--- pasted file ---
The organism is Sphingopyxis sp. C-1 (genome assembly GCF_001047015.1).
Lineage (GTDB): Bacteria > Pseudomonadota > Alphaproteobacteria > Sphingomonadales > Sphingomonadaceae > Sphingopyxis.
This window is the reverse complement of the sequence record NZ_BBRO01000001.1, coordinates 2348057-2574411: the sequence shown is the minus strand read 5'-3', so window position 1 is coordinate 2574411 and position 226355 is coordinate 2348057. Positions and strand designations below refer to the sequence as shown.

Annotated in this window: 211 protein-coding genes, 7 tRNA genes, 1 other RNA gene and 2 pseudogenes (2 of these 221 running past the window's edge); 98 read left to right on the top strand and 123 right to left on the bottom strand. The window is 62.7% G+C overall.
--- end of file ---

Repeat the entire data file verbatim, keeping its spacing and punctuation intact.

The organism is Sphingopyxis sp. C-1 (genome assembly GCF_001047015.1).
Lineage (GTDB): Bacteria > Pseudomonadota > Alphaproteobacteria > Sphingomonadales > Sphingomonadaceae > Sphingopyxis.
This window is the reverse complement of the sequence record NZ_BBRO01000001.1, coordinates 2348057-2574411: the sequence shown is the minus strand read 5'-3', so window position 1 is coordinate 2574411 and position 226355 is coordinate 2348057. Positions and strand designations below refer to the sequence as shown.

Annotated in this window: 211 protein-coding genes, 7 tRNA genes, 1 other RNA gene and 2 pseudogenes (2 of these 221 running past the window's edge); 98 read left to right on the top strand and 123 right to left on the bottom strand. The window is 62.7% G+C overall.